Court won’t stop Texas abortion ban, but lets clinics sue

National News

The Supreme Court on Friday left in place Texas’ ban on most abortions, offering only a glimmer of daylight for clinics in the state to challenge the nation’s most restrictive abortion law.

The decision, little more than a week after the court signaled it would roll back abortion rights and possibly overturn its landmark Roe v. Wade decision, was greeted with dismay by abortion rights supporters but praise by opponents.

Five conservative justices, including three appointed by former President Donald Trump, formed a majority to limit who can be sued by the clinics, a result that both sides said probably will prevent federal courts from effectively blocking the law.

Texas licensing officials may be sued, but not state court judges, court clerks or state Attorney General Ken Paxton, the court ruled. That seems to leave people free, under the unusual structure of the Texas law, to sue abortion clinics and anyone else who “aids or abets” an abortion performed after cardiac activity is detected in an embryo, around six weeks and before some women know they’re pregnant.

“The Supreme Court has essentially greenlit Texas’s cynical scheme and prevented federal courts from blocking an unconstitutional law,” the Center for Reproductive Rights, which represents the Texas clinics, said on Twitter.

The court acted more than a month after hearing arguments over the law, which makes no exceptions for rape or incest.

Related listings

  • New Mexico Supreme court mediates clash on pandemic aid

    New Mexico Supreme court mediates clash on pandemic aid

    National News 11/20/2021

    New Mexico’s Supreme Court is considering whether state legislators should have a greater say in the spending more than $1 billion in federal pandemic aid. Arguments in the case were scheduled for Wednesday morning at the five-seat high court. ...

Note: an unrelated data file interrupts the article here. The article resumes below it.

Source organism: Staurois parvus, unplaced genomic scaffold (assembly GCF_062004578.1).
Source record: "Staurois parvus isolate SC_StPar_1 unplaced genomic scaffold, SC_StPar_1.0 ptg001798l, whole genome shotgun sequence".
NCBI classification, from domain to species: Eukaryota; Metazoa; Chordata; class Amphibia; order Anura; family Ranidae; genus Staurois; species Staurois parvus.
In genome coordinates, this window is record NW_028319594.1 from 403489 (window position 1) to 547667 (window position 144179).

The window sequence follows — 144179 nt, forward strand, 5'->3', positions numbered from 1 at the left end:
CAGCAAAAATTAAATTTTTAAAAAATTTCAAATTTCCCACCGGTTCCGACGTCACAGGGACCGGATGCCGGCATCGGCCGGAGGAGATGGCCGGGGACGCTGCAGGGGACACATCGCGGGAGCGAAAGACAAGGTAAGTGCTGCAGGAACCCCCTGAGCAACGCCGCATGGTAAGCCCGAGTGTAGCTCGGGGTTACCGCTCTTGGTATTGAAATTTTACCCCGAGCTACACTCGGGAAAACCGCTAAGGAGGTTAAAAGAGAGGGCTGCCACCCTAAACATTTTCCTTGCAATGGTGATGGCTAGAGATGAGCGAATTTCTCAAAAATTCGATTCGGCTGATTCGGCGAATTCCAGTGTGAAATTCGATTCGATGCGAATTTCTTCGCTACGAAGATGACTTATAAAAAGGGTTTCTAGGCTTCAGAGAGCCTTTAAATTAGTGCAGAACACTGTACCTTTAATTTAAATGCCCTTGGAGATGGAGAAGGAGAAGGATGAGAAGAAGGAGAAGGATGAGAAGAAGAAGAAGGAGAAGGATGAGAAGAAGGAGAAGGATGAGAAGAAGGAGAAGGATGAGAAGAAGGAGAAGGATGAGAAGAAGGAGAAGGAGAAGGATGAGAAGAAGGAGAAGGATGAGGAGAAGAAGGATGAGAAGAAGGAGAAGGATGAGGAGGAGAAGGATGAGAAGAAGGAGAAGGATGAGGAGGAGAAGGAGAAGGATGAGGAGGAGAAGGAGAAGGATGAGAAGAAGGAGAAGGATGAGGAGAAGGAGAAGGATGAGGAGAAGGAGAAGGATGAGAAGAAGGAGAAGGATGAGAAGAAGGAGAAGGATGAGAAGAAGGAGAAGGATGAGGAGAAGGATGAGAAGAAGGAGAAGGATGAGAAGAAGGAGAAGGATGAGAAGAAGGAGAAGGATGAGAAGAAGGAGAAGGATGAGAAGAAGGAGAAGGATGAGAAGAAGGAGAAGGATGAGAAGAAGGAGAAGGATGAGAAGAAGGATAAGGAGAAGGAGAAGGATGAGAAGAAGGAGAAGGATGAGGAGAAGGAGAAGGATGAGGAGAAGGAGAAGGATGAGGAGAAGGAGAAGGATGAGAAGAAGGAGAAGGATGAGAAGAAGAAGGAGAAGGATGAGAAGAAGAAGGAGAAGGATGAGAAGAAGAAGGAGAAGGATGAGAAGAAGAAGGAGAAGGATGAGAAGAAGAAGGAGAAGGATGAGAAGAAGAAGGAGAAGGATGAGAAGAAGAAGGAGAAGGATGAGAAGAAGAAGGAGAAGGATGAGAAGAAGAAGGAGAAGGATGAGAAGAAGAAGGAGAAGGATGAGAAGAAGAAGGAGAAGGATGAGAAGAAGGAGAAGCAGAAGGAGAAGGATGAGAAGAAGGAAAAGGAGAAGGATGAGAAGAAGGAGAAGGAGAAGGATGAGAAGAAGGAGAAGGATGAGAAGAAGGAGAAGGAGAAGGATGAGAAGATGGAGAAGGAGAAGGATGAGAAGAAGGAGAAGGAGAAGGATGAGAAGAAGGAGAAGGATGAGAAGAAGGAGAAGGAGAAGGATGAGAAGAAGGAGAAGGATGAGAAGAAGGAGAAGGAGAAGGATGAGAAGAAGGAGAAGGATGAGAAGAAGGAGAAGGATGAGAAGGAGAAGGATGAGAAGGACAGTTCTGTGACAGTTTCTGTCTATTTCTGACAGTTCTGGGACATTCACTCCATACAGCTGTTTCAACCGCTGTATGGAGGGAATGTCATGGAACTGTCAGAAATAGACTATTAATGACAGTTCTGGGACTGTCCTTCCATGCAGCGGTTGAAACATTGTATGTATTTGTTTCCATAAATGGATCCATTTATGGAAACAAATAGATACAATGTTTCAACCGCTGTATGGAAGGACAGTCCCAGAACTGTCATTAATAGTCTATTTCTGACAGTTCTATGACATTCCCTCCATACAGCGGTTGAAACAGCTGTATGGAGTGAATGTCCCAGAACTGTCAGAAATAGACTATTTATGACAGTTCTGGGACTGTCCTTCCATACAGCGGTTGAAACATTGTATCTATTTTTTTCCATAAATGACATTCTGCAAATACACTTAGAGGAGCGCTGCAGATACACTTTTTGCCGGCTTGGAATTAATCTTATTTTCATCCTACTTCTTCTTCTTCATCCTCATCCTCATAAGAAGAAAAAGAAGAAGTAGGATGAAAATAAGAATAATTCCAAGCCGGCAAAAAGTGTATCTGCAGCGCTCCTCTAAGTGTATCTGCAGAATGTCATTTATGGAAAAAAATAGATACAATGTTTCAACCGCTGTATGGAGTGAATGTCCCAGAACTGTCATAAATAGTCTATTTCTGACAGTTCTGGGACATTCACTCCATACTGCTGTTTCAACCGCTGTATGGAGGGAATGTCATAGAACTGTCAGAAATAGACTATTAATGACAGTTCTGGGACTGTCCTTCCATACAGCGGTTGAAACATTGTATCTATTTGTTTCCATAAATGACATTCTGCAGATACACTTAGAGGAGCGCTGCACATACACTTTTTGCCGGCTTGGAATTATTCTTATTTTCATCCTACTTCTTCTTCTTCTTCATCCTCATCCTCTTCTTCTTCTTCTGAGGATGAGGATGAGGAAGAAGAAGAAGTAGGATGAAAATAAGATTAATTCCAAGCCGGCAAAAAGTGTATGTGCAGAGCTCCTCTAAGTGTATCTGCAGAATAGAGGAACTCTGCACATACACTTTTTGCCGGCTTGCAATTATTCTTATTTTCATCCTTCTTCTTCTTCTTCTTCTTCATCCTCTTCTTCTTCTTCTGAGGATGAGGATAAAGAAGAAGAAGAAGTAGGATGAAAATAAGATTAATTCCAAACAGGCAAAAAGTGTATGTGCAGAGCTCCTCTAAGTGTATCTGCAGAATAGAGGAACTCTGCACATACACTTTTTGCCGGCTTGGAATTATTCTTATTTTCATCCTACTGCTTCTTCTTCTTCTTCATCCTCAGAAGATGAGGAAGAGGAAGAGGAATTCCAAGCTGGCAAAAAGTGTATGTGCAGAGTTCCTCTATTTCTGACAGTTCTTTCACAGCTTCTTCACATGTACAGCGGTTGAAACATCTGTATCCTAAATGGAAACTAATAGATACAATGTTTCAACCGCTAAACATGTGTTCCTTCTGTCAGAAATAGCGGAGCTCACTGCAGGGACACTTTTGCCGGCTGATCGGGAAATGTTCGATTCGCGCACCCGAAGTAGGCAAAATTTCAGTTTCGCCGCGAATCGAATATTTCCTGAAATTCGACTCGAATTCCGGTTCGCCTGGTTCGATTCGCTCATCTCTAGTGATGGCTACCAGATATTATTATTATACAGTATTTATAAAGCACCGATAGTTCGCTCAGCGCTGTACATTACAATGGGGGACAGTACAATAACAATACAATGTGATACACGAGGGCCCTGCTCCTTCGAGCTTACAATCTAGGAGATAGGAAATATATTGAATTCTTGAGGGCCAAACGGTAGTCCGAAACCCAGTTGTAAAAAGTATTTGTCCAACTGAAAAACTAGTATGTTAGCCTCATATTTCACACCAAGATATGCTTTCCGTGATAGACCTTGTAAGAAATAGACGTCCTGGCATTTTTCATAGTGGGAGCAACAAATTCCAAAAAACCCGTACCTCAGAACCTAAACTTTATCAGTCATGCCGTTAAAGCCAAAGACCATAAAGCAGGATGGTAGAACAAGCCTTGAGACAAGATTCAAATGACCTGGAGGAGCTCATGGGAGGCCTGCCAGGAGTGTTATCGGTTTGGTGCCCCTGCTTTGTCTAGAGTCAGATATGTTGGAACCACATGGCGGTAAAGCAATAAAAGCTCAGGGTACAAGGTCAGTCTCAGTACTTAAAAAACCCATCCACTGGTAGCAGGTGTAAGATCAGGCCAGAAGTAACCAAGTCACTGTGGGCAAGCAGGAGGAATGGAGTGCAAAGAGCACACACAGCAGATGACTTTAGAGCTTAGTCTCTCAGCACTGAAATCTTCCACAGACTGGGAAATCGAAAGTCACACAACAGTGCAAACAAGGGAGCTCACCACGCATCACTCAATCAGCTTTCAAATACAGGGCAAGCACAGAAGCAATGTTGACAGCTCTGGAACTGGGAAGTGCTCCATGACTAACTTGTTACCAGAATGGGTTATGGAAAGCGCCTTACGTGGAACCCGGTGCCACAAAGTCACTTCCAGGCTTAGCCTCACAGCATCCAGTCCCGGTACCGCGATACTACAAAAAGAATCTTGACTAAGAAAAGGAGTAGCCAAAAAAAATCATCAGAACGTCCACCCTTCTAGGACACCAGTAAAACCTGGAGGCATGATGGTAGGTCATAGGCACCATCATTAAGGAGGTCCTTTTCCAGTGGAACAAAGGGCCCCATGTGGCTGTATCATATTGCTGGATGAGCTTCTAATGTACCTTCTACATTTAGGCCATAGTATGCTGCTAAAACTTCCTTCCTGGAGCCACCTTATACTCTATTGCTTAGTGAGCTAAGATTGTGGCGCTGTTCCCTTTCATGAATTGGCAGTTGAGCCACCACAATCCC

• Washington seeks over $38 billion from opioid distributors

    Washington seeks over $38 billion from opioid distributors

    National News 11/16/2021

    After rejecting a half-billion-dollar settlement, Washington Attorney General Bob Ferguson on Monday took the state’s case against the nation’s three biggest drug distributors to trial, saying they must be held accountable for their role ...

  • North Carolina sued over newly passed maps favoring GOP

    North Carolina sued over newly passed maps favoring GOP

    National News 11/08/2021

    Barely 24 hours after their passage, North Carolina’s newly drawn maps are facing another legal complaint that will likely determine how much Republicans can expand their political clout over the coming decade in a state that is slowly becoming...

USCIS to Continue Implementing New Policy Memorandum on Notices to Appear

U.S. Citizenship and Immigration Services (USCIS) is continuing to implement the June 28, 2018, Policy Memorandum (PM), Updated Guidance for the Referral of Cases and Issuance of Notices to Appear (NTAs) in Cases Involving Inadmissible and Deportable Aliens (PDF, 140 KB).

USCIS may issue NTAs as described below based on denials of I-914/I-914A, Application for T Nonimmigrant Status; I-918/I-918A, Petition for U Nonimmigrant Status; I-360, Petition for Amerasian, Widow(er), or Special Immigrant (Violence Against Women Act self-petitions and Special Immigrant Juvenile Status petitions); I-730, Refugee/Asylee Relative Petitions when the beneficiary is present in the US; I-929, Petition for Qualifying Family Member of a U-1 Nonimmigrant; and I-485 Application to Register Permanent Residence or Adjust Status (with the underlying form types listed above).

If applicants, beneficiaries, or self-petitioners who are denied are no longer in a period of authorized stay and do not depart the United States, USCIS may issue an NTA. USCIS will continue to send denial letters for these applications and petitions to ensure adequate notice regarding period of authorized stay, checking travel compliance, or validating departure from the United States.